Rainbow Six has always been known for its tendency to create tense situations. Ubisoft are keen to capture that same experience, which is why they’ve stuck with their “no respawn rule” for their upcoming addition to the franchise: Rainbow Six Siege.
In their regular “behind the walls” blog series, Ubisoft developers have explained why it’s important to go back to the roots of Rainbow Six. “When you go back to Tom Clancy’s Rainbow Six, you go back to one of the first tactical shooters” said game designer Andrew Witts. ”Seeing what makes it tick, deconstructing it and then reassembling it for the current generation. Being a part of that is really cool as a fan of the previous games”
Ubisoft are keen to go back to what made Rainbow Six so popular, where again we’re flooded by shooters that promote run-and-gun or spray-and-pray playstyles.
“If this sounds familiar to you, it’s probably because you’ve played Tom Clancy’s Rainbow Six.” said Ubisoft. “Originally released in 1998, it popularized a new type of shooter where planning and tactics mattered, in an era dominated by over-the-top guns-blazing titles like DOOM and Quake.
“It was a heart-pounding experience through every mission, and we wanted to revive that lethality and tension within Tom Clancy’s Rainbow Six Siege. Ultimately, we decided that the best way to accomplish this was to bring back the No Respawn rule and implement it in such a way that we like to refer to as One Life around the studio.”
The development team hold regular in-house tournaments to help fine-tune the game, and admittedly for bragging rights too.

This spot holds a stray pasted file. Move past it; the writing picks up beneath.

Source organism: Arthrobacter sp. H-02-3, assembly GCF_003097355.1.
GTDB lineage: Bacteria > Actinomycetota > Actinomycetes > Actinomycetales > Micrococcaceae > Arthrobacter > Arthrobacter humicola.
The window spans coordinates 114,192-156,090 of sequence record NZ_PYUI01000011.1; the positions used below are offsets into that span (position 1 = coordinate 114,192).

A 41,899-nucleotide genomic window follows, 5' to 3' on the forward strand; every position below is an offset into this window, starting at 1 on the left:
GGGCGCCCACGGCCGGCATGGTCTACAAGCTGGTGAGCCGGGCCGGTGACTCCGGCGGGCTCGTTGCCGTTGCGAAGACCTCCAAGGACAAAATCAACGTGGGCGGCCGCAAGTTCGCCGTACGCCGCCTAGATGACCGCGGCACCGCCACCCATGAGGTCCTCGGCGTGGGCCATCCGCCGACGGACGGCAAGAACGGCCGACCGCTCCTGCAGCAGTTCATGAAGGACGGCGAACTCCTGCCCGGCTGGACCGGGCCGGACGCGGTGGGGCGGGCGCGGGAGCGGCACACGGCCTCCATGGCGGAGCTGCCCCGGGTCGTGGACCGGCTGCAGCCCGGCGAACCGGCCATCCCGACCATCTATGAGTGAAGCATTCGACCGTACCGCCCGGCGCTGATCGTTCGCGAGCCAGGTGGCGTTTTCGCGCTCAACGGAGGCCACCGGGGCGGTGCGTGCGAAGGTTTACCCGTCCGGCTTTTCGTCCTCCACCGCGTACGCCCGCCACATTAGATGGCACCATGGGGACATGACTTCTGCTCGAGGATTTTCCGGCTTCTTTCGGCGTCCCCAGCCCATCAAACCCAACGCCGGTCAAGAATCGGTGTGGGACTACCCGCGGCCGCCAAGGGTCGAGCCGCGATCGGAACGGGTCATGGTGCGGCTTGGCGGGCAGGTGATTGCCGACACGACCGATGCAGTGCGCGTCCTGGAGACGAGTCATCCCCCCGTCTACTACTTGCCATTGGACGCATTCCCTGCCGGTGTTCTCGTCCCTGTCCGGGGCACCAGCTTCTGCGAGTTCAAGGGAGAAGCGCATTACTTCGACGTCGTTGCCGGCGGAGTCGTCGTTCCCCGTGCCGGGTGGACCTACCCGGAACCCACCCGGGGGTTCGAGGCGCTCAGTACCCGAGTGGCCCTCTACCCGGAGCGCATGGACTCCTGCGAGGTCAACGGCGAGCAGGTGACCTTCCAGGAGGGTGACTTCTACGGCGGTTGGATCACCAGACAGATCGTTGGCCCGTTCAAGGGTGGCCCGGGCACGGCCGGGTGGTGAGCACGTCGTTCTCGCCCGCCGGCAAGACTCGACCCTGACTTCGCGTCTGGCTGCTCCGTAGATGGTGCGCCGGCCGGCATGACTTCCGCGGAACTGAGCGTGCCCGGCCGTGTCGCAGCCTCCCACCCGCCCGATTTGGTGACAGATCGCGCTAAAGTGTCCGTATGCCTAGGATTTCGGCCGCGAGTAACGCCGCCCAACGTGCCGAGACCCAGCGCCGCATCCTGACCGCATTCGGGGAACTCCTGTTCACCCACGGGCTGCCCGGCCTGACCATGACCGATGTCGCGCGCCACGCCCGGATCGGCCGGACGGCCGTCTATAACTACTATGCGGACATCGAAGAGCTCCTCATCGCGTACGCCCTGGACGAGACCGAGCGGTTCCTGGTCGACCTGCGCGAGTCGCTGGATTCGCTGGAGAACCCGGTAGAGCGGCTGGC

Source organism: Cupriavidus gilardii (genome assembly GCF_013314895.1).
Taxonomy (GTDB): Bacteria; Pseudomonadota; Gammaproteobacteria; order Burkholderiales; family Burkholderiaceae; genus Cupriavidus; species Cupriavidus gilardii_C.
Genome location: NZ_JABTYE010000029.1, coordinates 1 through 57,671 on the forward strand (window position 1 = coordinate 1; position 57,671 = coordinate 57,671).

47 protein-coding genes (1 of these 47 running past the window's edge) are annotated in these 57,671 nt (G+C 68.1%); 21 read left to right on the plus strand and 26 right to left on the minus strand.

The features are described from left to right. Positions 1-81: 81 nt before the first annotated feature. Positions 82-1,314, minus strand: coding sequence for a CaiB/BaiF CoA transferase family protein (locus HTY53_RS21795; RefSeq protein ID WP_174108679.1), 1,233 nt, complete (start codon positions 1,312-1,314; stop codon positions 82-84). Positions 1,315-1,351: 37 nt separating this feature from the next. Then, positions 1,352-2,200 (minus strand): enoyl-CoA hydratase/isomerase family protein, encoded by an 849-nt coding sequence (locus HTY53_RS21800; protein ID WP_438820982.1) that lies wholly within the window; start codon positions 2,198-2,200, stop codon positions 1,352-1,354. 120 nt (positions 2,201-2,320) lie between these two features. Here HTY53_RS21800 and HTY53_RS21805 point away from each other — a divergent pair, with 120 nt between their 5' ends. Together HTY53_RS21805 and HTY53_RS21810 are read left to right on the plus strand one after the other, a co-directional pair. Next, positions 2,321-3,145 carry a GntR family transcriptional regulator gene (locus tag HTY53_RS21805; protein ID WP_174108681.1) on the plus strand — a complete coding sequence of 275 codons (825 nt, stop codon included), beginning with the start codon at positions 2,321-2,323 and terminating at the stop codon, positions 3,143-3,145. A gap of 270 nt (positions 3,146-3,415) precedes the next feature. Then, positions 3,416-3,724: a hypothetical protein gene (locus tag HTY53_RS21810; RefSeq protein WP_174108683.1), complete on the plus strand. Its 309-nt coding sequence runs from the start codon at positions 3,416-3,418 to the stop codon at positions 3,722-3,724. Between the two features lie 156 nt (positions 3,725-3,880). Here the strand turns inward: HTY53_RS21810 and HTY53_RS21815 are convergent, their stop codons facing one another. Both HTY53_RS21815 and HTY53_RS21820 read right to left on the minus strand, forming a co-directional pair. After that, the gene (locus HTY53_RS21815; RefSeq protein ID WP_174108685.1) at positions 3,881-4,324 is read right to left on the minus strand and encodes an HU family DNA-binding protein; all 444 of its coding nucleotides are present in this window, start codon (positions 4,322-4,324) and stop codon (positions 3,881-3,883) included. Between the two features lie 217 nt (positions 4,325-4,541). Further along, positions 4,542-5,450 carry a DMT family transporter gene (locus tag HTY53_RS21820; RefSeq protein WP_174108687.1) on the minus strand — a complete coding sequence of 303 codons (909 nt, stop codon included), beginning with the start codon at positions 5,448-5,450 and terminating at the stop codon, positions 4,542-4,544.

“We’re all huge FPS fans, so this is a very fun way to work together as a team and get feedback on design direction.” stated Ubisoft. “During the early stages of development, we didn’t have the No Respawn rule, and the same guys were always at the top of the leaderboard. Level Artist Chris Hendry and Gameplay Programmer Adam Crawley are fantastic solo players, and their teams dominated pretty much every round.
“Creative Director Xavier Marquis decided to toss this No Respawn rule in to see what would happen, and right away Hendry and Crawley began to struggle, and the developers who had never made much of an impact were now moving up the leaderboard, leading their teams to victory. It didn’t take very long for Hendry and Crawley to climb back up the ladder, but they had to adjust.”
Being dead isn’t fun, as you’re forced to take a backseat until the next match starts. Ubisoft have this covered however with naturally short match lengths, and the introduction of “Support Mode”.
“In a traditional FPS setting without respawn, once the player is dead and out of action they don’t have very much to do.” admitted Ubisoft. “As a player, you want to stay involved, and getting placed on the sidelines with nothing to do is not the ideal experience.
“Yes, losing boots on the ground creates a disadvantage in firepower, but the player still contributes to the team by becoming a source of information. They are able to use limited visibility tools, like the drone and security cameras, or survey from a chopper above the operation zone to keep their team informed of the enemy’s movements.”
If you want to see this all in action, we’ve got fresh, unscripted multiplayer footage from E3 earlier this year.